Updated from 3:10 p.m. EDT
cancer drug Provenge extended the survival of patients with advanced prostate cancer patients by more than four months, according to results from a closely watched clinical trial being presented this afternoon at a medical meeting here.
Provenge could become the first so-called cancer immunotherapy or cancer "vaccine" approved for use in the U.S.
plans to re-file Provenge with the U.S.
Food and Drug Administration
in the fourth quarter. The agency refused to approve Provenge in 2007.
Provenge is not a cure for advanced prostate cancer but the 4.1-month survival benefit nearly matches the result reported in a previous clinical trial of Provenge and exceeds the survival advantage provided by Taxotere, a chemotherapy drug marketed by
Dr. David Penson, an investigator in the Provenge study from the University of Southern California, will be discussing detailed results from the phase III study of Provenge later this afternoon at the annual meeting of the American Urological Association. A media embargo on some of the data was lifted prior to the presentation at 3:20 pm EDT.
Dendreon shares have more than tripled since the company announced on April 14 that the Provenge study, known as IMPACT, was a success. The stock was up as much as 19% Tuesday before
to $11.81 right before trading was halted in advance of the Provenge data release.
The IMPACT study enrolled 512 men with advanced prostate cancer who no longer responded to hormone therapy. The primary endpoint of the study was to determine whether treatment with Provenge prolonged overall survival of patients compared to a placebo.
Provenge did just that. Median overall survival for patients treated with Provenge was 25.8 months compared to a 21.7-month median survival for patients in the control arm of the study.
After three years, 31.7% of Provenge-treated patients were alive compared to 23% for control patients -- a 38% improvement.
Expressed another way, Provenge reduced the risk of death by 22.5% compared to the control arm. The survival benefit was statistically significant with a "p value" of 0.032. This means the odds were less than 3.2% that the outcome resulted from random chance.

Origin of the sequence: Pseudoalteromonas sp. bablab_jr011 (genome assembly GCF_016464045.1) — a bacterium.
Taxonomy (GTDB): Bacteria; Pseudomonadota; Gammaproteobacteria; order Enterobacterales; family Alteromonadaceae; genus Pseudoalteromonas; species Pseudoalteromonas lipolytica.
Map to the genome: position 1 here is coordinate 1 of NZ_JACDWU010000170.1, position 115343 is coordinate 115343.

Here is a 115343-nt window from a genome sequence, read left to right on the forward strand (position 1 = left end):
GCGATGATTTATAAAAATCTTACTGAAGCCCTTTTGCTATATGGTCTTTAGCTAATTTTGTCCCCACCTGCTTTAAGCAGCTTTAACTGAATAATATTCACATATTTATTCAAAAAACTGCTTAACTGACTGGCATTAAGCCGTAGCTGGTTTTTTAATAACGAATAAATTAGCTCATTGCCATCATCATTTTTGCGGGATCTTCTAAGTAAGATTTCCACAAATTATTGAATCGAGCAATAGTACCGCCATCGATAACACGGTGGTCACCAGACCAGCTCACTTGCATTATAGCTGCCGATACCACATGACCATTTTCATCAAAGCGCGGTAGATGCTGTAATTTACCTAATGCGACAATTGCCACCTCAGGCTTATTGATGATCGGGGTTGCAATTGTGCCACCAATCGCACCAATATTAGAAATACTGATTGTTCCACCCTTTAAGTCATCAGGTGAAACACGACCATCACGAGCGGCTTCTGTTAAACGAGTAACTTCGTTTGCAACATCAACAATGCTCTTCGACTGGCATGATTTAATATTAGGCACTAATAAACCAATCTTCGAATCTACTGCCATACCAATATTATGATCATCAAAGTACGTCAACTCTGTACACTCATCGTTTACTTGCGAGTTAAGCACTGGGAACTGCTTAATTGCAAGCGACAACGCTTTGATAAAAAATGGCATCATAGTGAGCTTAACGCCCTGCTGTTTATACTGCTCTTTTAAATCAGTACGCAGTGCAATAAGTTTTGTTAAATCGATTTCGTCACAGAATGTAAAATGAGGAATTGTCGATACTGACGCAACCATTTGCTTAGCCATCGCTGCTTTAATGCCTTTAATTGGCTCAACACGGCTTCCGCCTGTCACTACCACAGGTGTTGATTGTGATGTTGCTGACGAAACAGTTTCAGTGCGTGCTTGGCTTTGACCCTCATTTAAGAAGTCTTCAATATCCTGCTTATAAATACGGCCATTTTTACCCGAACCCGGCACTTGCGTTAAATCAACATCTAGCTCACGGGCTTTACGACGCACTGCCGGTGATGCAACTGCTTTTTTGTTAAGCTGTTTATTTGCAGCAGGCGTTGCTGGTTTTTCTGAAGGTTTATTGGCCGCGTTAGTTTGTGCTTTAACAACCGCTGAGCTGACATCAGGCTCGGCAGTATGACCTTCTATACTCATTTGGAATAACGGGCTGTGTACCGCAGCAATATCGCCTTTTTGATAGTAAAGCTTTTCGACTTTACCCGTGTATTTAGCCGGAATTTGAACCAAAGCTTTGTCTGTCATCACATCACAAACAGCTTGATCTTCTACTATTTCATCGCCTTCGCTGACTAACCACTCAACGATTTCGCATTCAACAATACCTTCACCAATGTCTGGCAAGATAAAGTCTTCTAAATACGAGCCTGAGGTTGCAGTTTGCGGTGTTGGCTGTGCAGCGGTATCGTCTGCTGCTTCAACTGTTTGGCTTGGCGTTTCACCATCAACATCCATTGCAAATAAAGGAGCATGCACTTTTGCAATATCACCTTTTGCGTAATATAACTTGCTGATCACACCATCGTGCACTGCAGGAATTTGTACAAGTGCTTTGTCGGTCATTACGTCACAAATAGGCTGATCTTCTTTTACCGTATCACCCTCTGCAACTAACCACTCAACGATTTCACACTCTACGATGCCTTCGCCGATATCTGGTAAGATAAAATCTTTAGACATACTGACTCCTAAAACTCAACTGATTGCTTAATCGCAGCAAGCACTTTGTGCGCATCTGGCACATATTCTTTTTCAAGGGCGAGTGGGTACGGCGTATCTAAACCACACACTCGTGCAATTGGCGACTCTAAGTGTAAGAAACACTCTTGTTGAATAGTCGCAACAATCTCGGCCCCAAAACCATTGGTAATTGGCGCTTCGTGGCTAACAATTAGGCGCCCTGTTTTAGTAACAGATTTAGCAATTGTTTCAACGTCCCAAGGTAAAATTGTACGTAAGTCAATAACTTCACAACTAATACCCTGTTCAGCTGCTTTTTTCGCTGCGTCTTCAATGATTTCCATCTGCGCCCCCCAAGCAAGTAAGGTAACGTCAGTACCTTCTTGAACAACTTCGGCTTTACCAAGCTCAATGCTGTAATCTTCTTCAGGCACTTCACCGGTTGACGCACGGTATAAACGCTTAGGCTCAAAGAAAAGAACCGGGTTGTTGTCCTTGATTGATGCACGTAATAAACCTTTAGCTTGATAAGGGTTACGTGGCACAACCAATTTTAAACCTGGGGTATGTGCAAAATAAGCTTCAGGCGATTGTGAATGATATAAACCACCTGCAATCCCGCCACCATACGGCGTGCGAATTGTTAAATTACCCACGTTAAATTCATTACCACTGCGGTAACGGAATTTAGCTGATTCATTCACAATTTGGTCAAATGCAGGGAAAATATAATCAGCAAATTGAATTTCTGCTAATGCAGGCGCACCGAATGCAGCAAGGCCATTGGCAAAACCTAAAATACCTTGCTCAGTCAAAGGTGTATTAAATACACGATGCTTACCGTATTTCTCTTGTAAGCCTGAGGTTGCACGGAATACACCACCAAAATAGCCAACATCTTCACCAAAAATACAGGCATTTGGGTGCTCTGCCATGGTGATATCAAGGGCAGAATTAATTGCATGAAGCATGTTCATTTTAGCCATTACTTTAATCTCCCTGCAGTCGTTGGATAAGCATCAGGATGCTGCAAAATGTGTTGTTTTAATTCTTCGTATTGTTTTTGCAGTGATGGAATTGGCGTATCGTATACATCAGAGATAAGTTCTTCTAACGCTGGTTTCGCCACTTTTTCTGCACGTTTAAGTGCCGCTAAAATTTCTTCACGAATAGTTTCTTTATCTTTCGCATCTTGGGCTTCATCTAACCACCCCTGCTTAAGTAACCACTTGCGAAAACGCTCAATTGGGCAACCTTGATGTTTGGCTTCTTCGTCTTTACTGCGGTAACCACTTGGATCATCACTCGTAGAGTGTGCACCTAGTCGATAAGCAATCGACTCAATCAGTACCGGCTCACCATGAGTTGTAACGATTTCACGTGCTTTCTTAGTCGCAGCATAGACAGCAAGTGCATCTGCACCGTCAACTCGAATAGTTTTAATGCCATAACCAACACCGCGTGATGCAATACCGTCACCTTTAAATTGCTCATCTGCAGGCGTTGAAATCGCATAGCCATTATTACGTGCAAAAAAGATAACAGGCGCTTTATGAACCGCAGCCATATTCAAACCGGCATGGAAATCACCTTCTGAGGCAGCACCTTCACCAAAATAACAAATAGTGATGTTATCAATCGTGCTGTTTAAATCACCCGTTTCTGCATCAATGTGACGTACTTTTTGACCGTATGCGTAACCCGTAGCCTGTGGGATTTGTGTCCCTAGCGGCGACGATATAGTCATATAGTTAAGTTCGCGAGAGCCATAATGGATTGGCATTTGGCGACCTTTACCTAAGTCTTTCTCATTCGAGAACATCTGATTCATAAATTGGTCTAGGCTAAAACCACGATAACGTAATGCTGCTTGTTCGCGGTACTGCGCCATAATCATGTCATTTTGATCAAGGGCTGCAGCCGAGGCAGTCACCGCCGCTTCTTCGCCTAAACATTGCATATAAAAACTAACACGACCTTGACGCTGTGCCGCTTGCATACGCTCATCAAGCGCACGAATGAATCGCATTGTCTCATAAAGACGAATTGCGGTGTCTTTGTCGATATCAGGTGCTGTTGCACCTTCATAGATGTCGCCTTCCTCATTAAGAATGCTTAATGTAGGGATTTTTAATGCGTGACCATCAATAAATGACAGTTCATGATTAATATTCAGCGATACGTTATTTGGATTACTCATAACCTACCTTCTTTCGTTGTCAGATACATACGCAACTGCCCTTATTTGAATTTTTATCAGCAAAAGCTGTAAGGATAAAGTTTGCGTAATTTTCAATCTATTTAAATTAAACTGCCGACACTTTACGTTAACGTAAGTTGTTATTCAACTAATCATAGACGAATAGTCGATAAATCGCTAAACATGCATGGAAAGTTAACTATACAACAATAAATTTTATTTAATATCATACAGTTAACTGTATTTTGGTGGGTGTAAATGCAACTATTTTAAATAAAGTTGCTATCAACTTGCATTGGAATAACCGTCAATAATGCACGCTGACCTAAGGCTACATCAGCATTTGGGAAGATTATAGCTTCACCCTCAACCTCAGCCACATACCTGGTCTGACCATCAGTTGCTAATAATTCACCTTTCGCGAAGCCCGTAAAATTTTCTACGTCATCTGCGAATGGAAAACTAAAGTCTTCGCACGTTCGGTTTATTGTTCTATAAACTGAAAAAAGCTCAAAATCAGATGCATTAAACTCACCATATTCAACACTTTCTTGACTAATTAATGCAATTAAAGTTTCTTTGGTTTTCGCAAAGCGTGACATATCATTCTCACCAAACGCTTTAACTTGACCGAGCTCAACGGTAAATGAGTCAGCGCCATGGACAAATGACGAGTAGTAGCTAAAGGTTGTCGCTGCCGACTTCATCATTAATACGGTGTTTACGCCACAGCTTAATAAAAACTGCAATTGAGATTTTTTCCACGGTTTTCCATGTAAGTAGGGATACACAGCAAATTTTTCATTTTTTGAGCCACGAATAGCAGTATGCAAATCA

"The results from this landmark study confirm that PROVENGE prolongs survival with a favorable benefit to risk profile," said Dr. Paul Schellhammer, the principal investigator of the Provenge study and a professor of urology at Eastern Virginia Medical School.
"The treatment effect on overall survival was clinically meaningful,robust and consistent across subpopulations, and the effect on long-term survival was particularly impressive. If approved, PROVENGE has the potential to fill a large unmet medical need and create a new paradigm using immunotherapy for the treatment of men with advanced prostate cancer."
Provenge is a cancer immunotherapy designed to prime a patient's immune system to recognize a certain protein expressed on prostate cancer cells. When T-cells in the immune system encounter this protein, they recognize it as foreign and attack.
Previous phase III studies of Provenge showed the drug to prolong survival by 4.3 months over placebo, but the outcome was cast in doubt because the studies were not originally designed to assess the drug's ability to prolong survival.
In March 2007, an advisory committee of outside experts convened by the FDA recommended the approval of Provenge as a treatment for prostate cancer based on clinical data from those prior phase III studies. But in May of that year, the FDA rejected the panel's recommendation and refused to approve Provenge until additional survival data could be compiled from the IMPACT study.
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